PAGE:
Your dog’s Brain health –
As often discussed in humans, levels of brain chemicals (such as serotonin) influence your mood, your calmness, your energy levels and the choices you make.
It’s exactly the same for animals – in fact, numerous studies supplementing these chemicals to dogs’ diets have shown transformational effects on their behaviour.
Trillions of tiny organisms live inside your dog’s gut – they outnumber your dog’s own cells by ten to one, and most importantly, they control your dog’s health. If your dogs brain health and gut health are out of whack, it could be causing their ‘reactivity’
Dog Behaviour Transformation Happens with Optimal Brain and Gut Health
Your dog’s Gut health –
The gastrointestinal (the gut) and the central (the brain) nervous systems have been shown to be closely linked and interacting. This has been implicated in a variety of stress related conditions, such as agitation, fear and anxiety – the most common causes of behaviour struggles in dogs.
There’s increasing evidence showing that the microbiome (the community of tiny microbes that live inside your dog’s gut) directly creates neurotransmitters (like serotonin) as well as influences production of these chemicals in other body areas. This, in turn has a huge direct impact on brain health!
Symptoms of Mental Health, Gut Health Breakdown in your dog:
• Being Distracted on Walks
• Lack of Motivation for Interaction or Training
• Noise Phobia
• Pulling on Lead
• ‘Reactivity’ to dogs, people or other animals
• Separation Anxiety
Here’s how to rebalance their bodies and behaviour to make them an enjoyable, healthy and stress-free companion
Brain gut behaivour balancers – you get out what you put in!
You can ensure peak mental and physical health by what you feed your dog, as the food represents the building blocks by which they maintain a calm, confident and balanced approach to life.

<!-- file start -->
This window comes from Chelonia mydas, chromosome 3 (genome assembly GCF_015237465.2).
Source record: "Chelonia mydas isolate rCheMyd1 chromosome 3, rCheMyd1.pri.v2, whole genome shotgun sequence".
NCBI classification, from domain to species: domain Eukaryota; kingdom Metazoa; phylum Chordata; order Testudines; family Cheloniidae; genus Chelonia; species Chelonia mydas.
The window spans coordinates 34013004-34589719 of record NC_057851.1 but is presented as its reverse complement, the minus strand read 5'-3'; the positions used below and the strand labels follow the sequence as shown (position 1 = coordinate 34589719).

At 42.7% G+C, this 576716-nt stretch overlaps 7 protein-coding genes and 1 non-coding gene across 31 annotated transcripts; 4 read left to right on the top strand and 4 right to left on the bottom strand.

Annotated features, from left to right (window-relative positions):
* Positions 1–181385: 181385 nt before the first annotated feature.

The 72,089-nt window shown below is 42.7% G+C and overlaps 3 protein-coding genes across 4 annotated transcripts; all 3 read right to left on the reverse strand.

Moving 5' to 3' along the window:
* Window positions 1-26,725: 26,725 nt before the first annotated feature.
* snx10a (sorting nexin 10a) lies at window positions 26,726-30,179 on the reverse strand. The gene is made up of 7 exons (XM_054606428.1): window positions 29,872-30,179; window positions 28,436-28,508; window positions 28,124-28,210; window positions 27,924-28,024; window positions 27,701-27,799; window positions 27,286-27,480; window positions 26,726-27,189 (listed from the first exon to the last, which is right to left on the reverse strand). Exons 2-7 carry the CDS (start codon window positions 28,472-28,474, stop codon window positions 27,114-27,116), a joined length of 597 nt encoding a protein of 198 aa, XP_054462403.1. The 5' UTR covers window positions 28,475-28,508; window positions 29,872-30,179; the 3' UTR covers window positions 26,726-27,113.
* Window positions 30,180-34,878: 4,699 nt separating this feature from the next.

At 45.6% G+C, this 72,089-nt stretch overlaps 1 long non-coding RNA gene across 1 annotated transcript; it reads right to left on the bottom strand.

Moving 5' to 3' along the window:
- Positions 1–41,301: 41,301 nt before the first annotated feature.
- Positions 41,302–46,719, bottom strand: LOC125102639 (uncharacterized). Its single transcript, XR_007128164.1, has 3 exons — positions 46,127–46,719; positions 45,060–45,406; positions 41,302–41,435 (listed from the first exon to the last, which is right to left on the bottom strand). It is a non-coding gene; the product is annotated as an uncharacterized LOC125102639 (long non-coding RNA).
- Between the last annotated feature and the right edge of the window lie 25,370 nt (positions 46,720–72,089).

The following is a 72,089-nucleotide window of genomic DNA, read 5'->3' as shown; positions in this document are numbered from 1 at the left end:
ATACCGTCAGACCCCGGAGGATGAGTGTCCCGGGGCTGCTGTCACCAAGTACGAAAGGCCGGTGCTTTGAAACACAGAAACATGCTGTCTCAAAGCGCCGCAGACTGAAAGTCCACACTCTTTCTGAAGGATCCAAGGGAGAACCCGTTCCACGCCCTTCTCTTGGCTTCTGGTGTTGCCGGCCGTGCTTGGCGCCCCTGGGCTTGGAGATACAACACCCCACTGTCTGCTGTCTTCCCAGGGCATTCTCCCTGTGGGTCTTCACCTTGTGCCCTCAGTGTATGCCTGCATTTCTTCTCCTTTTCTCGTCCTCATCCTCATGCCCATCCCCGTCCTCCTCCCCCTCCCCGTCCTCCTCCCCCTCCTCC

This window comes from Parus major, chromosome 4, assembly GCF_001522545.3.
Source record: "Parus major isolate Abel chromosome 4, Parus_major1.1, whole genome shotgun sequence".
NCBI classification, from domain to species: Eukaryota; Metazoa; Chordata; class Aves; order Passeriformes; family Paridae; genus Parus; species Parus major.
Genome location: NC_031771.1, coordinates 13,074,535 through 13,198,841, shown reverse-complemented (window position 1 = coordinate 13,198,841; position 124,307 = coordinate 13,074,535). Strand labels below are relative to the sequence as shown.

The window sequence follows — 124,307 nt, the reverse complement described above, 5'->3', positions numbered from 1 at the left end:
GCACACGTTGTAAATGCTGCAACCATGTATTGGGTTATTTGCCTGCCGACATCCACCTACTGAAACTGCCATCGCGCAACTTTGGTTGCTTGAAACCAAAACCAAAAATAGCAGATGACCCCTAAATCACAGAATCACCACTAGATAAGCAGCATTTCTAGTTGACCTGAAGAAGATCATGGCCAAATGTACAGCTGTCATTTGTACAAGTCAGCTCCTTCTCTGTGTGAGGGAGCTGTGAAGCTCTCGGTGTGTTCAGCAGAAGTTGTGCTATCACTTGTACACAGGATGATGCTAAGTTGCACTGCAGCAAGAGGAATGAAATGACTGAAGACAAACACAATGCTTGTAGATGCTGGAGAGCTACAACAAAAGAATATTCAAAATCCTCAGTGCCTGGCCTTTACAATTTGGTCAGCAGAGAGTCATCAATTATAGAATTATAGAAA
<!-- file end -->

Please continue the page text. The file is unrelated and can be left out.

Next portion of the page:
The gut microbiome is closely involved in the metabolism of tryptophan, an essential amino acid for dogs (it cannot be made and has to be supplied by diet). Tryptophan is a biochemical precursor of the neurotransmitter serotonin. Low serotonin levels have been linked with increased depression and anxiety in humans, and increased behaviours associated with aggression in dogs, cats, rats and pigs.
A lack of calmness kills the microbiome –
Frequent excitement, fear and so-called ‘reactivity’ cause a reduction in blood flow to the gut, making it a less hospitable environment for the gut bacteria community, as well as directly negatively impacting the gut microbes themselves. This leads to a vicious cycle of worsening gut health, brain health and behaviour.
Help promote calmness in 3 easy steps:
1. Offer your dog a medium-value treat when they are settled and relaxed. If they get up from position after you have walked away, ignore them. If they have stayed settled and relaxed, then return and give them another one. Do not use a clicker or other excitable marker for this as silence is most effective. Give the treat calmly and deliberately.
2. Ignore your dog (especially for attention-seeking behaviours), wait for them to settle and relax, then call them over for attention. Do not do this too regularly or you risk your dog yoyo-ing between the floor and you!
3. Time the rewards (treat or attention) with external distractions. For example, a person walking past the house, a noise outside, a dog barking in the distance, etc. This will reward your dog for remaining calm in the face of distraction and also change their emotional response from a negative one of anxiety or increasing arousal to a positive one of calmness with the external distractions.
TIP – Use a reward dispenser (a toy containing treats) especially in the face of distraction, as a long-lasting reinforcement. The chewing and licking action will further promote calmness and relaxation. These are especially useful when your full attention can’t be on your dog. Suitable fillings may include some salmon or turkey-based food for tryptophan boosting calmness activity.
Sleep is Powerful –
Sleep pattern changes and disruption have been shown to have negative effects on both brain health and gut health, causing a double whammy negative impact on behaviour.
Making sure your dog has plenty of sleep and makes up for it when they miss out on it after busy periods is vital to optimal brain-gut-behaviour balance.
Your dog won’t necessarily make the choice to sleep in exciting or stimulating or busy environments and this is where as owners we need to help them out by providing them with a calm, quiet and secure environment to settle down (a dog-crate is great for this).
The Power of a Whole Dog Approach –
As you have probably guessed from all the ways that brain-gut-behaviour balance can become disrupted, these problems are self-perpetuating – entering a vicious cycle of worsening behaviour and health and, in turn, even worse behaviour.
Whether your dog struggles with pulling on lead, barking and lunging or simply being a little overexcited, a whole dog approach, factoring in rebalances of the brain-gut-behaviour interaction ensures a long, happy, healthy and stress-free life for your dog (and you!)